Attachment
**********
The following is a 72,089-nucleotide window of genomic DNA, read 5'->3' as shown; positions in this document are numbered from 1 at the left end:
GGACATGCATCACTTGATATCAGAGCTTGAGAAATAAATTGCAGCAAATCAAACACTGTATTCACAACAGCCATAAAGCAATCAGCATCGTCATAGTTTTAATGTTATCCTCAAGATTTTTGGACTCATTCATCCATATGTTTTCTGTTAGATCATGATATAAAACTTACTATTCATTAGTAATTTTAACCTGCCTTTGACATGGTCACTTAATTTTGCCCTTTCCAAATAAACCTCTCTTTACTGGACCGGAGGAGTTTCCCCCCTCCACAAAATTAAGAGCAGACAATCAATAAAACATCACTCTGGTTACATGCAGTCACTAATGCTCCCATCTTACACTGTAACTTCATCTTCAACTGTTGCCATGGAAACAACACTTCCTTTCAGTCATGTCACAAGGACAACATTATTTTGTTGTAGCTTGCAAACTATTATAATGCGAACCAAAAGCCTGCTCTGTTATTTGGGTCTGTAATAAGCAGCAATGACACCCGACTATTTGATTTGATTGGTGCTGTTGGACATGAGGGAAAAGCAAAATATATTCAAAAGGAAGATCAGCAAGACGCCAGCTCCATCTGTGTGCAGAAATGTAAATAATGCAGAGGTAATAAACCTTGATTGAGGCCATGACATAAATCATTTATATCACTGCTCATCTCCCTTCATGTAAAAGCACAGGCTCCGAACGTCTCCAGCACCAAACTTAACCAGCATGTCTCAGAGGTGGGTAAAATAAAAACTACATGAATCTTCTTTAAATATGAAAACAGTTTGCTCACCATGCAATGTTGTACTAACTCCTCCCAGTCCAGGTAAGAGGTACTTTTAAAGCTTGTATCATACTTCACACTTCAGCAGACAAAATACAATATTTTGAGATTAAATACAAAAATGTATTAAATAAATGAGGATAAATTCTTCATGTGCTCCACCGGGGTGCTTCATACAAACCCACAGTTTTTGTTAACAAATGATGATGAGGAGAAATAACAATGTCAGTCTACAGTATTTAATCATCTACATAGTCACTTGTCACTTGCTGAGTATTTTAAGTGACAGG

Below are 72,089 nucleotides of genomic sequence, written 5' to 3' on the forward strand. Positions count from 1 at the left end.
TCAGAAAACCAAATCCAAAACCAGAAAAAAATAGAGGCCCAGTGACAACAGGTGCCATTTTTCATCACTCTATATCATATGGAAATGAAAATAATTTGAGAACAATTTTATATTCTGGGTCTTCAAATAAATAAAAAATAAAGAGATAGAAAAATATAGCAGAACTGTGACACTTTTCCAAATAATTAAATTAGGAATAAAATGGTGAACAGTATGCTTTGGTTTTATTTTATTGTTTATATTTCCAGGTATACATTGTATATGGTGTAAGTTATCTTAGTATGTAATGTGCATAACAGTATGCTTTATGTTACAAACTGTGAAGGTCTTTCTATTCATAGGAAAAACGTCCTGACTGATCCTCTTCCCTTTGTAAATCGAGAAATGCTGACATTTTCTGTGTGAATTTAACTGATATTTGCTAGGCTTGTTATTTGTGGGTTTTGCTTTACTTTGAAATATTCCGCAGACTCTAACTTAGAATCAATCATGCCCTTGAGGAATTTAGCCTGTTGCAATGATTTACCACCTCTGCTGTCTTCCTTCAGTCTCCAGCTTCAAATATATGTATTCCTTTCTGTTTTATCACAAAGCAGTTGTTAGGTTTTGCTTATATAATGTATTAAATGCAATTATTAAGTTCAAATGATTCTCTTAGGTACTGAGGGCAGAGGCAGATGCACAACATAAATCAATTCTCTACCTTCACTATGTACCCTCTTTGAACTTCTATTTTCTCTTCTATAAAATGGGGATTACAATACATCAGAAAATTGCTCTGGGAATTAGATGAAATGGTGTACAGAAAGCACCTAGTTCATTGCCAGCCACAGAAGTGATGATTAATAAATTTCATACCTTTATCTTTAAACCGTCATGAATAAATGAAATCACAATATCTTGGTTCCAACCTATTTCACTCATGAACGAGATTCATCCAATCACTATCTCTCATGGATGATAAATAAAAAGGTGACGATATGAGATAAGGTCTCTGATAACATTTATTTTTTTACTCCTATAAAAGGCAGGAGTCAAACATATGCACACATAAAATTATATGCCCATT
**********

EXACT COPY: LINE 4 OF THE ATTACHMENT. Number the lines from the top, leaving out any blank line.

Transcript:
TCAGAAAACCAAATCCAAAACCAGAAAAAAATAGAGGCCCAGTGACAACAGGTGCCATTTTTCATCACTCTATATCATATGGAAATGAAAATAATTTGAGAACAATTTTATATTCTGGGTCTTCAAATAAATAAAAAATAAAGAGATAGAAAAATATAGCAGAACTGTGACACTTTTCCAAATAATTAAATTAGGAATAAAATGGTGAACAGTATGCTTTGGTTTTATTTTATTGTTTATATTTCCAGGTATACATTGTATATGGTGTAAGTTATCTTAGTATGTAATGTGCATAACAGTATGCTTTATGTTACAAACTGTGAAGGTCTTTCTATTCATAGGAAAAACGTCCTGACTGATCCTCTTCCCTTTGTAAATCGAGAAATGCTGACATTTTCTGTGTGAATTTAACTGATATTTGCTAGGCTTGTTATTTGTGGGTTTTGCTTTACTTTGAAATATTCCGCAGACTCTAACTTAGAATCAATCATGCCCTTGAGGAATTTAGCCTGTTGCAATGATTTACCACCTCTGCTGTCTTCCTTCAGTCTCCAGCTTCAAATATATGTATTCCTTTCTGTTTTATCACAAAGCAGTTGTTAGGTTTTGCTTATATAATGTATTAAATGCAATTATTAAGTTCAAATGATTCTCTTAGGTACTGAGGGCAGAGGCAGATGCACAACATAAATCAATTCTCTACCTTCACTATGTACCCTCTTTGAACTTCTATTTTCTCTTCTATAAAATGGGGATTACAATACATCAGAAAATTGCTCTGGGAATTAGATGAAATGGTGTACAGAAAGCACCTAGTTCATTGCCAGCCACAGAAGTGATGATTAATAAATTTCATACCTTTATCTTTAAACCGTCATGAATAAATGAAATCACAATATCTTGGTTCCAACCTATTTCACTCATGAACGAGATTCATCCAATCACTATCTCTCATGGATGATAAATAAAAAGGTGACGATATGAGATAAGGTCTCTGATAACATTTATTTTTTTACTCCTATAAAAGGCAGGAGTCAAACATATGCACACATAAAATTATATGCCCATT